11. What is the best advice you could give to aspiring writers?

I learned so much from the process of writing my first novel, my advice is just do it!

A huge thanks to Jane for coming on the blog to talk about her new release. If you are keen to find out more, you can find her bio below followed by her book and social media links!

Hailed by The Bookseller as ‘One to Watch’, Jane Davis is the author of nine thought-provoking novels.

Jane spent her twenties and the first part of her thirties chasing promotions at work, but when she achieved what she’d set out to do, she discovered that it wasn’t what she wanted after all. It was then that she turned to writing.Her debut, Half-truths & White Lies, won the Daily Mail First Novel Award 2008. Of her subsequent three novels, Compulsion Reads wrote, ‘Davis is a phenomenal writer, whose ability to create well-rounded characters that are easy to relate to feels effortless’. Her 2015 novel, An Unknown Woman, was Writing Magazine’s Self-published Book of the Year 2016 and has been shortlisted for two further awards. Smash all the Windows was the inaugural winner of the Selfies (best independently-published work of fiction) award 2019.

Jane lives in Carshalton, Surrey with her Formula 1 obsessed, star-gazing, beer-brewing partner, surrounded by growing piles of paperbacks, CDs and general chaos. When she isn’t writing, you may spot her disappearing up a mountain with a camera in hand. Her favourite description of fiction is ‘made-up truth’.

Links and Social Media;

Books2Read Universal Link: https://books2read.com/u/brWppZ Amazon Link https://www.amazon.co.uk/dp/B08B1PCTC1 Smashwords link https://www.smashwords.com/books/view/1027278 Kobo https://www.kobo.com/us/en/ebook/at-the-stroke-of-nine-o-clock Apple https://books.apple.com/gb/book/at-the-stroke-of-nine-oclock/id1518038645 Goodreads link https://www.goodreads.com/book/show/53955188-at-the-stroke-of-nine-o-clockMy social media links are: Website: https://jane-davis.co.uk Facebook page: https://www.facebook.com/JaneDavisAuthorPage Twitter: https://twitter.com/janedavisauthor Pinterest: http://pinterest.com/janeeleanordavi/boards/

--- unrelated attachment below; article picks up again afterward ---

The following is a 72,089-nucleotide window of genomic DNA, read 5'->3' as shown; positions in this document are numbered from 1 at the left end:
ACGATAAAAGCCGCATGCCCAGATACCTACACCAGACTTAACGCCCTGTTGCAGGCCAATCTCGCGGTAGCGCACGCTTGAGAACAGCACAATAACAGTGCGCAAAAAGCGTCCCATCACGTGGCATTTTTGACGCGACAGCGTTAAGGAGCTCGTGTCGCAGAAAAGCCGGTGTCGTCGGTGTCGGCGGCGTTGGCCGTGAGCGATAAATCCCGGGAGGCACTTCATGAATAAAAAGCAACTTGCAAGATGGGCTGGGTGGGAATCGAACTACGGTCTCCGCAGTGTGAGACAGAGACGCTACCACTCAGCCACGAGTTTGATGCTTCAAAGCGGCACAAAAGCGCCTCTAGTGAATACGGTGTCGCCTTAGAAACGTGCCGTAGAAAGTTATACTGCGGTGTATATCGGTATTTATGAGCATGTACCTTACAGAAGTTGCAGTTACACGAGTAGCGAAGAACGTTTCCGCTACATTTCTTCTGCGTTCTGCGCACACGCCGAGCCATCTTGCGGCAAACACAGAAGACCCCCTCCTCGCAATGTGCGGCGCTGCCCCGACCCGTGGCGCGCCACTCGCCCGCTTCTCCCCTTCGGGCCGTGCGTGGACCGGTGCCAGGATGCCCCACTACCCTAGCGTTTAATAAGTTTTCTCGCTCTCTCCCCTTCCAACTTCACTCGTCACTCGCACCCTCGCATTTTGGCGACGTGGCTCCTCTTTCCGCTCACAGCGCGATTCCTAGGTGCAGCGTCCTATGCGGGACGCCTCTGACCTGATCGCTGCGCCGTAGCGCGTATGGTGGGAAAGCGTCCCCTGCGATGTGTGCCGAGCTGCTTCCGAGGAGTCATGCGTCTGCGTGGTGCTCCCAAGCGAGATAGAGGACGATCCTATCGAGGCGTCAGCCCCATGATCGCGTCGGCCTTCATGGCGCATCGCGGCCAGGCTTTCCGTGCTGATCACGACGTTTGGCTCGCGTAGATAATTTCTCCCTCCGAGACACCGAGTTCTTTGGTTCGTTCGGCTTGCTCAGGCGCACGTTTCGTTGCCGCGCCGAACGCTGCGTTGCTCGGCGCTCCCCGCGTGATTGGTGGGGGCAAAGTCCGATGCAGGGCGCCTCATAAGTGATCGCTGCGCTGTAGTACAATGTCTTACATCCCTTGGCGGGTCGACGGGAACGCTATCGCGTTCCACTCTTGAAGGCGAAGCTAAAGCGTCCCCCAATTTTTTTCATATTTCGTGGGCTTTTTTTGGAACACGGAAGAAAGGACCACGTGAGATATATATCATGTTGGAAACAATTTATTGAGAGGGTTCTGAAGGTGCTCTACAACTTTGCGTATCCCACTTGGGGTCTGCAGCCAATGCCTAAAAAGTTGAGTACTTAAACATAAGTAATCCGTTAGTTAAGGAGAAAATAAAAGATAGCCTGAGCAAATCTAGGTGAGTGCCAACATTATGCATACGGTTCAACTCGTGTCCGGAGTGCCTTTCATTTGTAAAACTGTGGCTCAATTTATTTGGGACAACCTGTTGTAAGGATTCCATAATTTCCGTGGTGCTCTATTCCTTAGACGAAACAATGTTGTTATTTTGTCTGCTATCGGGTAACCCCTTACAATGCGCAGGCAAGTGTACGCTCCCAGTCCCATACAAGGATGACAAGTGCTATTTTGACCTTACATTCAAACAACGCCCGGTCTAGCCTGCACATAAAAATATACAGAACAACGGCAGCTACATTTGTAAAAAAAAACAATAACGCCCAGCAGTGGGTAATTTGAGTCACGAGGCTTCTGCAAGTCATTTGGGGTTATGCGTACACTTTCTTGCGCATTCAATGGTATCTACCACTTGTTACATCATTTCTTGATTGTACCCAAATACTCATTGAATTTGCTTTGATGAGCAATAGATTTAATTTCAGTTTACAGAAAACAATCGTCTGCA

Finding The Time and The Energy to Write, and Keep Writing!

10 Top Tips For 2016

10 Top-Tips For 2016

Another year is over, and a new one is already upon us. Did you achieve your writing goals in 2015? Or did the year pass you by too quickly, with life getting in the way of writing success? Don’t let another year fly by, without achieving your dream. Make sure you are continuously moving forward; whether it is getting that novel written, growing an audience, or keeping an eye on new trends. Here are some tips to help your writing progress in 2016.

1) Write. It sounds obvious, doesn’t it? But it so often needs saying. First and foremost, above all else, if you are a writer, or if you wish to be a writer, then you must write. Personally I advise every day, even if it is just a little bit. Just a few sentences or a paragraph, maybe just a few rough notes, or a to-do list. Write something. Even if it is a blog post or a secret diary entry detailing your fears, just do it, just write something, anything. Just write. The more you write, the more you need to write. This is true. The more you exercise your craft, the more your head will fill with more. No excuses. No moaning. Just do it. Write and don’t stop. Let it become your addiction.

2) Make time. You have to demand the time and then guard it fiercely. When I started writing again after a long break where small children and work took up all of my time and energy, I had to give up other things I thought I cared about. TV went, reading magazines went, falling asleep on the sofa after the kids were in bed, went too. It turned out I didn’t care about those things as much as I thought. Once writing had a hold of me again, that was it. It had its hooks in and was not going to let go. Good. This is how it should be and this is how it needs to be. If you only have an hour a day, that’s fine. Grab it with both hands and make it count. Whatever time you can get, hold onto it and use it every day without fail, no excuses.

3)Find a writing group. This can be online or in real life. You need people around you to kick your backside along every now and again, offer feedback and inspiration and genuine advice. Friends and family may not be useful for this! Writers who attend groups are far more productive than those who don’t.

4)Treat writing like a job. I know, it sounds boring, and writing is meant to be fun, isn’t it? Well, yes and no. It is fun and should be fun, after all it is your passion and your dream, but if you don’t treat it seriously, it won’t happen. I resisted this idea to start with, but now I embrace it entirely. Whatever time you dedicate to writing, imagine it is your job, and you need to turn up, work hard, and get results. You can’t just slack off or call in sick. You have to go, whether you feel like it or not. You will be amazed at the difference this makes. I do all my writing in the evenings, and get anything from 1-3 hours. I give myself Saturdays off, and it does feel liberating not to put the laptop on for that one evening. But the rest of the week, I mean business!